Welcoming new immigrants and fostering good intercultural community relations are also part of the Carter CDC’s ongoing work. This welcoming stance is rooted in history, too, as the original Quaker residents of East Linden Street offered safe places for Underground Railroad passengers and also welcomed Black residents to the neighborhood. When Study Buddies was featured on an NPR program several years ago, LaToya said, one student, a native Spanish speaker, shared how the after-school program was the first place she felt comfortable speaking English.

“My mother continued her mother’s work of building community, and it’s impossible not to be inspired by her example,” said LaToya. “Her new thinking, careful planning, and thousands and thousands of kind acts, along with those of the many people who have worked with her over the years, have paid off spectacularly.”

A celebration of community policing took place once again as part of the Third Thursday on State Street in October 2022.

National Night Out: A Celebration of Community Policing

Ten years ago, Chief of Police Ed Zunino, knowing that Theresa was working to find positive solutions for the neighborhood, brought the National Night Out (NNO) program to her attention. “We might be the first one in Chester County,” he told Theresa.

“Yes, that’s a good idea,” she said, and she brought it to the Carter CDC Board. Her daughter wasn’t so easily convinced. LaToya had just moved back to Kennett Square, and as a mother with a young child and a full-time job who also worked with her mother on other Carter CDC initiatives, including Study Buddies, the last thing she wanted was another event. The family tradition of working together was so strong that she knew if her mother took it on, she’d be involved. Theresa prevailed, and LaToya is glad she did. “I was wrong,” she said with a smile.

The Kennett Square NNO is not a typical “take-back-the-street” event. “We call it a Community Policing Celebration,” LaToya said, “because it’s much more than a one-day thing. It’s about making connections, building relationships, and shaping a culture. All of that has a tremendous impact, but it takes years.”

Because the population that the Carter CDC serves is heavily policed, they want to be sure that children have early and positive interactions with police officers—and vice versa. Getting to know the kids benefits officers as well. “We need both parties to change their behaviors,” LaToya said. Officers on the Kennett Square force have attended Study Buddies on a regular basis over the years and engaged in activities with the kids like trading baseball cards and making zines.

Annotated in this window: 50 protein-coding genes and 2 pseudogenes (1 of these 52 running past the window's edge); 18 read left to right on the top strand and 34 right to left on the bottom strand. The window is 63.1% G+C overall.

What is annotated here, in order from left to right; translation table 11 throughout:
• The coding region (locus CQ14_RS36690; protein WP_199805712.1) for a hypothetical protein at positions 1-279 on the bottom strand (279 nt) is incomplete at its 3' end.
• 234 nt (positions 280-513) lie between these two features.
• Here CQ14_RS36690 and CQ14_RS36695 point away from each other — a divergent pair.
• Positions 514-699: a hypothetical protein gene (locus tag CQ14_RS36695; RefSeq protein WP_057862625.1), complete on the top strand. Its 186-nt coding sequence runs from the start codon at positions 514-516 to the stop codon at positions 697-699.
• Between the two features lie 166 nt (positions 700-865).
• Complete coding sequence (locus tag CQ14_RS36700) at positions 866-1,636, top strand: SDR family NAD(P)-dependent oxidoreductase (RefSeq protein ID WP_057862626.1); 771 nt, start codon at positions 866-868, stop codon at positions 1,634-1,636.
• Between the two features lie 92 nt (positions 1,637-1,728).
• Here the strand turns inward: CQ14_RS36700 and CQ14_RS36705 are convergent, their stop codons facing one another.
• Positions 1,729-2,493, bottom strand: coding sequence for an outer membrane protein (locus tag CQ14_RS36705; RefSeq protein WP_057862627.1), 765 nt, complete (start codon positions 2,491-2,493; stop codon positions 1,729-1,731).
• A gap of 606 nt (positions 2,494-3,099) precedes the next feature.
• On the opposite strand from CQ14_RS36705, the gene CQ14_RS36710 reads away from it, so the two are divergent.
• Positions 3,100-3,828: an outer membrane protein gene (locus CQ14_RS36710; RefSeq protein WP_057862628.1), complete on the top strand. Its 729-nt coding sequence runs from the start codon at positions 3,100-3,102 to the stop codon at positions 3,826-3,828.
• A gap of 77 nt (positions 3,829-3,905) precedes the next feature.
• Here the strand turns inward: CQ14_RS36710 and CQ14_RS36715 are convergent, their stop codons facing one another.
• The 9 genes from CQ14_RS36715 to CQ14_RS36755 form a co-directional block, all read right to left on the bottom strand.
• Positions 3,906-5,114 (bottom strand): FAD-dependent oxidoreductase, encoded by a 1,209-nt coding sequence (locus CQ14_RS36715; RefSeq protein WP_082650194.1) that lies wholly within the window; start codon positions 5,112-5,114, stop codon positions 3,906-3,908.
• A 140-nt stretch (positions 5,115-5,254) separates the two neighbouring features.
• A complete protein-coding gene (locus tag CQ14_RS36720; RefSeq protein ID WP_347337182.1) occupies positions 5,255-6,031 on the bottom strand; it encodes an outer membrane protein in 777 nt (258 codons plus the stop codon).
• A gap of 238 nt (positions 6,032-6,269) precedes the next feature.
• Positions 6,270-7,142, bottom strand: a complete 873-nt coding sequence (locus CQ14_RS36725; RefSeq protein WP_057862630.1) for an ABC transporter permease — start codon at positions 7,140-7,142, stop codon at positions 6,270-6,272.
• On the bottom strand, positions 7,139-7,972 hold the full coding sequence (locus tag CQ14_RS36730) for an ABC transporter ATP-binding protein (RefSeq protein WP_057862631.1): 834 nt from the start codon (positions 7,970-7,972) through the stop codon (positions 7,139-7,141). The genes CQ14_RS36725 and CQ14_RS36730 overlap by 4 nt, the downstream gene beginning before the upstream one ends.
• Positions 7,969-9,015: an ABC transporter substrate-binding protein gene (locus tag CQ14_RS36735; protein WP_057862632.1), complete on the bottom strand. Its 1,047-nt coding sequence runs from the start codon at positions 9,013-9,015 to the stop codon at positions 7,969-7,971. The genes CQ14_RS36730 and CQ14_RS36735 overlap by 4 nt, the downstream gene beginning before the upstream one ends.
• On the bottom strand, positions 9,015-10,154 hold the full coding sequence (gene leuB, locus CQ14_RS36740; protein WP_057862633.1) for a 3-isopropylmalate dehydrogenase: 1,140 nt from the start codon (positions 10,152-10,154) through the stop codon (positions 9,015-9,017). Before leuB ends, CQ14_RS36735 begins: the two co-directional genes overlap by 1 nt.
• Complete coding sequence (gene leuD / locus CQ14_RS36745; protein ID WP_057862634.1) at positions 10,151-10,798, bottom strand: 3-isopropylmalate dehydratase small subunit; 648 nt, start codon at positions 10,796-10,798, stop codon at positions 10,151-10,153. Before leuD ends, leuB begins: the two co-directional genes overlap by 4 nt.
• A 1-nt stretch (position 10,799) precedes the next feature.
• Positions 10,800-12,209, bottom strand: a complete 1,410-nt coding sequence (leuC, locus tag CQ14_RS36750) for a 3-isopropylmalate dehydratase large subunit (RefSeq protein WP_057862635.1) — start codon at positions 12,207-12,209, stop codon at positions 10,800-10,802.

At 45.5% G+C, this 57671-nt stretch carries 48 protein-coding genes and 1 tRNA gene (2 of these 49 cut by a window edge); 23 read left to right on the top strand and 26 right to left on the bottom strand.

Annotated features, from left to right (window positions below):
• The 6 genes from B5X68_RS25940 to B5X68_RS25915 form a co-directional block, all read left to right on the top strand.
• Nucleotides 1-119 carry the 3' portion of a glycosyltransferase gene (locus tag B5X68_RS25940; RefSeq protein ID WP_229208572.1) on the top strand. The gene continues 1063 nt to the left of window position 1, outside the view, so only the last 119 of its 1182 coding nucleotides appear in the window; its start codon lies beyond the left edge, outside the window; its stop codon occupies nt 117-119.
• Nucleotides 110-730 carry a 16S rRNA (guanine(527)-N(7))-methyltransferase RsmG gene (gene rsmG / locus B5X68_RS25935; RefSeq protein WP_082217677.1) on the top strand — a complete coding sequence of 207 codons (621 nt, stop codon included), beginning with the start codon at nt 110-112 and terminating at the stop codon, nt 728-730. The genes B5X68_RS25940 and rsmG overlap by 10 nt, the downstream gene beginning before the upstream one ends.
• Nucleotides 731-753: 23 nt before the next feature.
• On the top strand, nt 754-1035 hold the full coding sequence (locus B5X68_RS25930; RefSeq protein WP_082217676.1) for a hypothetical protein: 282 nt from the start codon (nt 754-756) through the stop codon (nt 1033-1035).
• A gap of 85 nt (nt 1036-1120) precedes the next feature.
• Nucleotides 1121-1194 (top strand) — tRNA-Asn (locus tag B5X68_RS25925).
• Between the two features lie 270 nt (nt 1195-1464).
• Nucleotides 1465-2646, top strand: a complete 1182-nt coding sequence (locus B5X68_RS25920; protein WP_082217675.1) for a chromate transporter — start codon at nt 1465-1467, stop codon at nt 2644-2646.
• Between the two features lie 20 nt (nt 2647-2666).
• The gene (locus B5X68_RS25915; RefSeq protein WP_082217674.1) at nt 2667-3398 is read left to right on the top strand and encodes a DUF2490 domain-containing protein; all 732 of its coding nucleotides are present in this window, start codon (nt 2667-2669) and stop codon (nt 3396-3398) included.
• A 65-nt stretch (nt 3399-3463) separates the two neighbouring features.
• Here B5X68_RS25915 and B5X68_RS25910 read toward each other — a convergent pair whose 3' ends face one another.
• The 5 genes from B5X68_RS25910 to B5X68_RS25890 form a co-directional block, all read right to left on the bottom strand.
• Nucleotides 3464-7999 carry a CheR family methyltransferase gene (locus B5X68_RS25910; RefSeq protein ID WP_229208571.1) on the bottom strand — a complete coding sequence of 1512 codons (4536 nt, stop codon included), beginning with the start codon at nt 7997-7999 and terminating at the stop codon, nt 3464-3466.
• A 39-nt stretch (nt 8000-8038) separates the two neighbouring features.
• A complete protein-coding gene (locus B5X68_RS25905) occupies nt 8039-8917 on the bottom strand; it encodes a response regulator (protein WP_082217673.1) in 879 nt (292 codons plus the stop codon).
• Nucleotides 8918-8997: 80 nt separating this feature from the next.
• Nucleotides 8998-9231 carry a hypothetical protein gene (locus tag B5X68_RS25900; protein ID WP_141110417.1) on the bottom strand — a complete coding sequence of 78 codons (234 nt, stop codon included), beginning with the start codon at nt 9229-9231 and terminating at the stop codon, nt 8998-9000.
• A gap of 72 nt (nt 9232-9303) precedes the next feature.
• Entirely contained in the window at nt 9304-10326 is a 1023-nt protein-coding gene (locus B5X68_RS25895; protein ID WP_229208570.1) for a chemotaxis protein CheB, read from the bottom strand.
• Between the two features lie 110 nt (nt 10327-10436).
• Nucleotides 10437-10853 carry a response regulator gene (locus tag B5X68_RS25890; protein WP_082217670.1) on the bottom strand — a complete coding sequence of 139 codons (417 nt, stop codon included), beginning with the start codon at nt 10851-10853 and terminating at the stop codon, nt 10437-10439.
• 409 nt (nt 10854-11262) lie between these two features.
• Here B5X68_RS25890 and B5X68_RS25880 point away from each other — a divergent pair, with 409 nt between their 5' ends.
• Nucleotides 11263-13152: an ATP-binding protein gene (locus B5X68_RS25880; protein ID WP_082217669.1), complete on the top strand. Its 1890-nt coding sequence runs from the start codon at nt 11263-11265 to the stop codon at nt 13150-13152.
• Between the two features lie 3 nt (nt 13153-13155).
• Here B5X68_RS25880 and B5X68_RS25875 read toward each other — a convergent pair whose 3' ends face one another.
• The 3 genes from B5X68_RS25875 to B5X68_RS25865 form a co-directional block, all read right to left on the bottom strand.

Like countless others, Theresa and LaToya experienced the grief and pain of police brutality first-hand. “My first cousin was a victim of police violence, shot in the back by police officers and killed in Chester,” LaToya said. But they’ve also witnessed the positive power of community policing. “When my mom’s brother, Uncle Avery, was struggling with a substance use disorder, Ed Zunino was still a street cop. Ed showed him compassion, care, and support—tough love,” said LaToya. “After my uncle was clean and Ed’s son, Ed Jr., was battling a substance use disorder, Uncle Avery became his sponsor. My uncle was 27 years clean when he died from cancer in 2012, and he was always a dedicated advocate for people. Even after Ed Sr.’s death, his widow Lois and Ed Jr. attended NNO each year. All of this attests to how together we’ve shaped the culture of policing in this town.”

LaToya brought all she learned—from her strong family role models and her deep knowledge of the community and how it’s changed, as well as her education and experience as a public health professional, including a few years working with women in a correctional facility—to her role as Borough Councilmember. After Ed Zunino retired, LaToya was on Council and able to be part of the process of hiring his successor. She asked candidates nuanced questions about how both Black Lives Matter and Blue Lives Matter shaped the way they police. It’s important to remember, she said, that taking a stand against police brutality is very different from being “anti-police.”

The night before the protest here in Kennett Square in June 2020, Chief Holdsworth and LaToya posted a video urging citizens to demonstrate peacefully. “I could only make that video with him because I know him,” LaToya said. “We work on it every single day. We acknowledge and combat the biases that sometimes surface unconsciously.”

It’s a holistic approach, building an understanding of the different components and moving them forward incrementally—community policing, food insecurity, education, and acknowledging the often painful history. But that’s what comes of being invested and rooted in a community. LaToya learned from both her grandmother and her mother that volunteering is not a chore but a lifestyle. “When we stop providing charity and start living in community,” LaToya said, “we’ll increasingly be engaged with each other and recognize that when one person thrives, it benefits the whole community.”